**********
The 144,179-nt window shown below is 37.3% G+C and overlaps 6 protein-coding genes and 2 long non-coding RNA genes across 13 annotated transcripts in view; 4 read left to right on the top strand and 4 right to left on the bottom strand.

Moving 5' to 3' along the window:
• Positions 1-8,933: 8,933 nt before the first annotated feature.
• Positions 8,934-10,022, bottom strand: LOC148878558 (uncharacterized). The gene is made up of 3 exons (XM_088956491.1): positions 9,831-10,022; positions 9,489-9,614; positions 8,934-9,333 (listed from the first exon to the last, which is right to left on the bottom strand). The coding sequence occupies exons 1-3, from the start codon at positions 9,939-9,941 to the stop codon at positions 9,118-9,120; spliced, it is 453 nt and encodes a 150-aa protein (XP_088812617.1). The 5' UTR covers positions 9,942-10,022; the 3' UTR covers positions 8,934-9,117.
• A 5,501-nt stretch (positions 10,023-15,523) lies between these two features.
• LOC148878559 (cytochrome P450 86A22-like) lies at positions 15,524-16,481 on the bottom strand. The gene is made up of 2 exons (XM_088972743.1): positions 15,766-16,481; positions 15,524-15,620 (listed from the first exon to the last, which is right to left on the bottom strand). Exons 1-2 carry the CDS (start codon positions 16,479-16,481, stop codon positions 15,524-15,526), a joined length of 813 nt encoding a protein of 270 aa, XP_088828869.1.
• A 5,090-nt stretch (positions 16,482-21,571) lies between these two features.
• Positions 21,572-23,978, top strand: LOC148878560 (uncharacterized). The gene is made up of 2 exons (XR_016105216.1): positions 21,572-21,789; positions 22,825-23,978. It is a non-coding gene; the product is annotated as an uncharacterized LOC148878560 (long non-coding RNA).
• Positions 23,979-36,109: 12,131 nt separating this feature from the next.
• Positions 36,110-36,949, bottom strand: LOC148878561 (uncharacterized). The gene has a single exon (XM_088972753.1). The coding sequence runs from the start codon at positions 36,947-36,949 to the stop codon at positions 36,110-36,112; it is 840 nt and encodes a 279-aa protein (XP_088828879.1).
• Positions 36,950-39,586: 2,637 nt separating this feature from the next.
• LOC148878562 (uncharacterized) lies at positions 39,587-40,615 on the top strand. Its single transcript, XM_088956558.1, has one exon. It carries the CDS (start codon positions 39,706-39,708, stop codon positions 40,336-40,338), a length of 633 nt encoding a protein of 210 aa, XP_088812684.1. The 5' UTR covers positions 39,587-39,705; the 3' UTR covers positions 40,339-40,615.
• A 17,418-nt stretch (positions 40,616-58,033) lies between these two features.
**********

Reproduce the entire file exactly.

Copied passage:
The 144,179-nt window shown below is 37.3% G+C and overlaps 6 protein-coding genes and 2 long non-coding RNA genes across 13 annotated transcripts in view; 4 read left to right on the top strand and 4 right to left on the bottom strand.

Moving 5' to 3' along the window:
• Positions 1-8,933: 8,933 nt before the first annotated feature.
• Positions 8,934-10,022, bottom strand: LOC148878558 (uncharacterized). The gene is made up of 3 exons (XM_088956491.1): positions 9,831-10,022; positions 9,489-9,614; positions 8,934-9,333 (listed from the first exon to the last, which is right to left on the bottom strand). The coding sequence occupies exons 1-3, from the start codon at positions 9,939-9,941 to the stop codon at positions 9,118-9,120; spliced, it is 453 nt and encodes a 150-aa protein (XP_088812617.1). The 5' UTR covers positions 9,942-10,022; the 3' UTR covers positions 8,934-9,117.
• A 5,501-nt stretch (positions 10,023-15,523) lies between these two features.
• LOC148878559 (cytochrome P450 86A22-like) lies at positions 15,524-16,481 on the bottom strand. The gene is made up of 2 exons (XM_088972743.1): positions 15,766-16,481; positions 15,524-15,620 (listed from the first exon to the last, which is right to left on the bottom strand). Exons 1-2 carry the CDS (start codon positions 16,479-16,481, stop codon positions 15,524-15,526), a joined length of 813 nt encoding a protein of 270 aa, XP_088828869.1.
• A 5,090-nt stretch (positions 16,482-21,571) lies between these two features.
• Positions 21,572-23,978, top strand: LOC148878560 (uncharacterized). The gene is made up of 2 exons (XR_016105216.1): positions 21,572-21,789; positions 22,825-23,978. It is a non-coding gene; the product is annotated as an uncharacterized LOC148878560 (long non-coding RNA).
• Positions 23,979-36,109: 12,131 nt separating this feature from the next.
• Positions 36,110-36,949, bottom strand: LOC148878561 (uncharacterized). The gene has a single exon (XM_088972753.1). The coding sequence runs from the start codon at positions 36,947-36,949 to the stop codon at positions 36,110-36,112; it is 840 nt and encodes a 279-aa protein (XP_088828879.1).
• Positions 36,950-39,586: 2,637 nt separating this feature from the next.
• LOC148878562 (uncharacterized) lies at positions 39,587-40,615 on the top strand. Its single transcript, XM_088956558.1, has one exon. It carries the CDS (start codon positions 39,706-39,708, stop codon positions 40,336-40,338), a length of 633 nt encoding a protein of 210 aa, XP_088812684.1. The 5' UTR covers positions 39,587-39,705; the 3' UTR covers positions 40,339-40,615.
• A 17,418-nt stretch (positions 40,616-58,033) lies between these two features.